A World Bank study indicated that a $500 international transfer using current service providers would on average cost a worker $31. Our study suggested that the same transfer using stablecoins would cost an average of $7.83, or a savings of more than 75%.

The implication, of course, is that a global group of workers who can least afford the expense of transmitting funds could potentially achieve an enormous percentage savings on the fees they’re required to pay to do so, leaving them with more to support their families.

But the interfaces have to be simple enough, their availability broad enough, and the overall perceived safety of the system high enough for widespread adoption to occur.

Will it happen? Partnerships and market trials are in the offing, with companies like Hedera partnering with Asian banks to test remittance-oriented systems. Circle, the issuer of the US dollar-pegged USDC stablecoin, is engaged in multiple trials to deploy stablecoin-based remittance capabilities in Latin America.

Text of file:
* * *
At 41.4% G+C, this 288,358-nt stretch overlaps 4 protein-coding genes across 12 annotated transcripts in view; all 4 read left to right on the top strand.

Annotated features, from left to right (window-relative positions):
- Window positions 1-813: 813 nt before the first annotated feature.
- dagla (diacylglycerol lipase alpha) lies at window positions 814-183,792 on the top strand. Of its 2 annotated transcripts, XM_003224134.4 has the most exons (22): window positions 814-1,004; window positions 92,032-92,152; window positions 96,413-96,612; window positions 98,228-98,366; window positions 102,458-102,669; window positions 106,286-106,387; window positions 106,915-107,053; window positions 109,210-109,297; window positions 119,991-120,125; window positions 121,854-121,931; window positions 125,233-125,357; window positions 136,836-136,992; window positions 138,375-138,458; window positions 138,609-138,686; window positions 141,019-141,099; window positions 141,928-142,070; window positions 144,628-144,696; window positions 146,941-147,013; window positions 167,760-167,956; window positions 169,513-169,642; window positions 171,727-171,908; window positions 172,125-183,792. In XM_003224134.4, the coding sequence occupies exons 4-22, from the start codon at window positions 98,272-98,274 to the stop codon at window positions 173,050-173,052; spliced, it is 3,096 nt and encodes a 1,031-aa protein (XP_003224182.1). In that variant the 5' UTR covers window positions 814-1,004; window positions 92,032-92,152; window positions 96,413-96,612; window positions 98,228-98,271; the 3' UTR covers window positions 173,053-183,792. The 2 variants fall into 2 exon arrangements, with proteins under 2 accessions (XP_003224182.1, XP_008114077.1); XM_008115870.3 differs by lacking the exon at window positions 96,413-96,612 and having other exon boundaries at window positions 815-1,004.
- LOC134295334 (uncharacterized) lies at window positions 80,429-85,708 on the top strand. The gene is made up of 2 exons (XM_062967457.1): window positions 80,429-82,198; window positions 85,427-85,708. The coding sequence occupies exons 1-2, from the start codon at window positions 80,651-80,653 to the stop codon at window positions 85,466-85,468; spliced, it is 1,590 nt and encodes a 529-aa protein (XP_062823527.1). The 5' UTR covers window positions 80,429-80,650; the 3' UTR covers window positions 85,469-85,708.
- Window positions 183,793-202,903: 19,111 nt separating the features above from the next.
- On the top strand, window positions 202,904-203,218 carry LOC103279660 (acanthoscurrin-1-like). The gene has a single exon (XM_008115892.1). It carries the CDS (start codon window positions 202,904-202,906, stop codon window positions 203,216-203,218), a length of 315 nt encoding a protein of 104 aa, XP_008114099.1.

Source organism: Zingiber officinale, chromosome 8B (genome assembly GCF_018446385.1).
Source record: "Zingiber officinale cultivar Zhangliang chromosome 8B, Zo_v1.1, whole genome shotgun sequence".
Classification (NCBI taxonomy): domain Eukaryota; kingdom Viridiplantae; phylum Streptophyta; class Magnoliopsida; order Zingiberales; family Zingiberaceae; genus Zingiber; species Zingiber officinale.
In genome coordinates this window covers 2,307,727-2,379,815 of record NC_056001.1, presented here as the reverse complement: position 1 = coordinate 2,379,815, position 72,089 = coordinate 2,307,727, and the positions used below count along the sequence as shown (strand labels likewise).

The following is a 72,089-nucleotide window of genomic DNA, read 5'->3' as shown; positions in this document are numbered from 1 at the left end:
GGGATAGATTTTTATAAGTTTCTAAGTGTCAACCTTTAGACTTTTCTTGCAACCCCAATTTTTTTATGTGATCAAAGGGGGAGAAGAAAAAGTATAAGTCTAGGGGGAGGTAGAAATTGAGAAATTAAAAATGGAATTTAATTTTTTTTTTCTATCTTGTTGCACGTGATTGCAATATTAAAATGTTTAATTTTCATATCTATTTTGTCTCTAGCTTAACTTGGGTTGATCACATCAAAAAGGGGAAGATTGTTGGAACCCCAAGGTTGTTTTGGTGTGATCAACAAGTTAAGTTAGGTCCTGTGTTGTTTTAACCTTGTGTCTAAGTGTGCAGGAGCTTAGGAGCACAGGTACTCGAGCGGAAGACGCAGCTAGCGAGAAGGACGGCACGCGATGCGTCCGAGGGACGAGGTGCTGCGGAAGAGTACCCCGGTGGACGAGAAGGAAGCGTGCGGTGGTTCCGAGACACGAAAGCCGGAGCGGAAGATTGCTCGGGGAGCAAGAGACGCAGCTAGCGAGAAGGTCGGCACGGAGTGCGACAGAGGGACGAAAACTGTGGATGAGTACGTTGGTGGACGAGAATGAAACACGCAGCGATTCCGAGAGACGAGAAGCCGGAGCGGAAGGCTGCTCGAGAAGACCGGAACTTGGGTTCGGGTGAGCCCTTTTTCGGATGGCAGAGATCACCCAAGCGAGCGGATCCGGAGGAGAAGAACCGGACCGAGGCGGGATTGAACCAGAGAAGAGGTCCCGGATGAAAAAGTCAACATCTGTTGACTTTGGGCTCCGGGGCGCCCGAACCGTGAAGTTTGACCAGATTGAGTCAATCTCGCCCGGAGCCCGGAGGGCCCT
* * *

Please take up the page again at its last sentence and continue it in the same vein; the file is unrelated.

One of the larger challenges will be the ability of U.S. lawmakers to settle on their regulatory regime for stablecoins. In the present political climate, getting bills passed into law seems highly challenging, even when the underlying subject matter seems non-controversial. 

In addition, the matter may be both more important than ever and more challenging than ever given America’s current migrant crisis.

Still, the ability of the public blockchain ledger to dramatically undercut  the costs and inconveniences of the current foreign remittance system suggests that stablecoins could well prove to be the “killer app” for cryptocurrencies and decentralized finance.

And with global migration and economic uncertainty increasing, it seems that the remittance market will continue its rapid growth.  Hurdles remain, but the era of mainstream usage of stablecoins may be upon us, courtesy of foreign workers.

Pratik Wagh is head of research at Coinchange, a defi technology company.